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Is It Worth It to Refinance Your Mortgage?
Is it worth it to refinance your mortgage? With recent signs that interest rates may be headed back down again, many people may be wondering if refinancing would make sense for them. As always, the devil is in the details.
Unfortunately, there are no easy answers. Although the basic question is simple enough - will you save enough on your monthly payments to make up the closing costs of the refinance? - answering that question can get fairly complicated. Fortunately, there are some fairly straightforward rules of thumb to help you cut through the clutter and get a good sense of whether a refinance might merit further investigation.
The first question is, how much can you save by refinancing your mortgage at a lower interest rate? Let's say you bought your house several years ago and are paying 6.25 percent on a $250,000 30-year fixed rate mortgage. Your monthly mortgage payment (not including escrows for property taxes and insurance) would be about $1540. That same 30-year mortgage at today's posted rate of 5.24 percent would be about $1380- a savings of $160 a month. Sounds like a pretty sweet deal, right?
Will refinance savings exceed closing costs?
The next thing you need to consider is how much it will cost you to refinance the mortgage in terms of closing costs. Refinancing means getting a whole new mortgage - so you're going to have closing costs, just like when you first bought the house. These are generally about 2-3 percent of the loan amount, although they may range as high as 5 percent if you have shaky credit or don't shop around for your loan. rLikewise, those with good credit who compare lenders can end up paying less.
Let's assume your closing costs are 2 percent on a $250,000 mortgage - that works out to $5,000 in closing costs. That may seem like a lot, but if you're saving $160 a month, you'll get that back in just over 2.5 years - a pretty good deal. Even if your closing costs are 3 percent, or $7,500, you'll get it back in under four years - still not bad, particularly if you plan on staying in the home for a long time.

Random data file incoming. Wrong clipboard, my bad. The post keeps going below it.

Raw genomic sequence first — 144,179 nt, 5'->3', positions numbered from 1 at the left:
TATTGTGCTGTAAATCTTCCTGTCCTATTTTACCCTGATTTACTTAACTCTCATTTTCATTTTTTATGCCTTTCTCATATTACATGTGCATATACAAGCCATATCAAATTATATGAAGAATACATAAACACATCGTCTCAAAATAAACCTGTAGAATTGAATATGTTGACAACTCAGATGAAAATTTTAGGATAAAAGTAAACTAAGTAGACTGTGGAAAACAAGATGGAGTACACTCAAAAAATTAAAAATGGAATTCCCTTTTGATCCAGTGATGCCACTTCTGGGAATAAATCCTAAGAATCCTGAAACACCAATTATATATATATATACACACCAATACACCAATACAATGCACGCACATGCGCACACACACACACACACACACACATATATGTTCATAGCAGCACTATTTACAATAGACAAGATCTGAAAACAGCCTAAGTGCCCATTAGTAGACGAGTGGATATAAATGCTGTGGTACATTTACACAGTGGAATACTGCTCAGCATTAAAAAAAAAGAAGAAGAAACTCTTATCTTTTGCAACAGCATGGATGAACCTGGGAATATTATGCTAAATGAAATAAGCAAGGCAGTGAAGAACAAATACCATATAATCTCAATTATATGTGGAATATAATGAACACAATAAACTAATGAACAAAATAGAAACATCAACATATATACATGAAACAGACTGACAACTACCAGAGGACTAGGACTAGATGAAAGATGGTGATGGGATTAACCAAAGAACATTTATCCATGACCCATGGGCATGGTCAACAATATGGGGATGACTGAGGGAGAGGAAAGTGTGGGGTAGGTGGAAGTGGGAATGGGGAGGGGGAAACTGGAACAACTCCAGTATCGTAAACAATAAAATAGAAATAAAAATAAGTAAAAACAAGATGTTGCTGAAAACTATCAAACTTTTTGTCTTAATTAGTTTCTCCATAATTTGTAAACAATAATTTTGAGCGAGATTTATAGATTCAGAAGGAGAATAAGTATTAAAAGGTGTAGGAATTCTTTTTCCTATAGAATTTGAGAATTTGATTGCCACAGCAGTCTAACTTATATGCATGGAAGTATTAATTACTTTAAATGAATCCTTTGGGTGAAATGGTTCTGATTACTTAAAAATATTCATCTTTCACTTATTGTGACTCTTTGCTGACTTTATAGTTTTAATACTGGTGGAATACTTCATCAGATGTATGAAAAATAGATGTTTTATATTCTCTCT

Here's where things start to get a bit complicated. If you've been in your house for several years, you've already been paying down your principal. If, in the example above, you'd been making payments for five years on a $250,000 mortgage at 6.25 percent, you'd be down to about $230,000 in principal with 25 years to go on the loan.
Stretching out the term of the loan
But the lender isn't likely to want to give you a 25-year loan at 5.24. They're going to want to put you in a new 30-year loan at that rate. The good news here is that your monthly payments will be even lower, since you're stretching the payments out further. On the downside, your total savings over the life of the loan will be reduced, because you'll be making interest payments for another five years.
Stretching out the term of the loan can be an attractive option for those who need to reduce their monthly mortgage payments - you're not only getting a lower rate, you're getting more time to pay off the loan. However, because of compounding interest, you could actually end up paying more over the life of the loan, a situation that becomes more likely 1) the longer you've been paying on your current mortgage and 2) the smaller the difference between your old and new interest rates.
In general, people with larger mortgages can benefit from smaller reductions in the interest rate, because closing costs do not increase proportionately with the size of the loan - closing costs are likely to be a smaller percentage on a $400,000 loan than they are on a $100,000 one.
Subprime borrowers may want to take another look
Another class of people who may benefit from refinancing are those who had weak credit and got into a subprime loan when they took out their original mortgage. If they've stayed current on their payments since then, they may not realize how much their credit has improved, meaning they can qualify for the better rates now available. For them, it may be worthwhile to order a copy of their credit report to see what their standing is - if it's risen above 700, they may be able to get a very good rate.
What it comes down to is, you're going to have to do your homework and you're going to have to shop around. The determining factors are going to be your actual closing costs, the reduction in your monthly mortgage payment and the compounded interest you pay over the life of the refinanced loan at your new rate. Once you get a handle on those, you'll have a much better idea of whether a refinance might work for you.
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This is part 2 of our extensive guide to refinance mortgage. Click here if you want to read part 1 of our refinance mortgage guide
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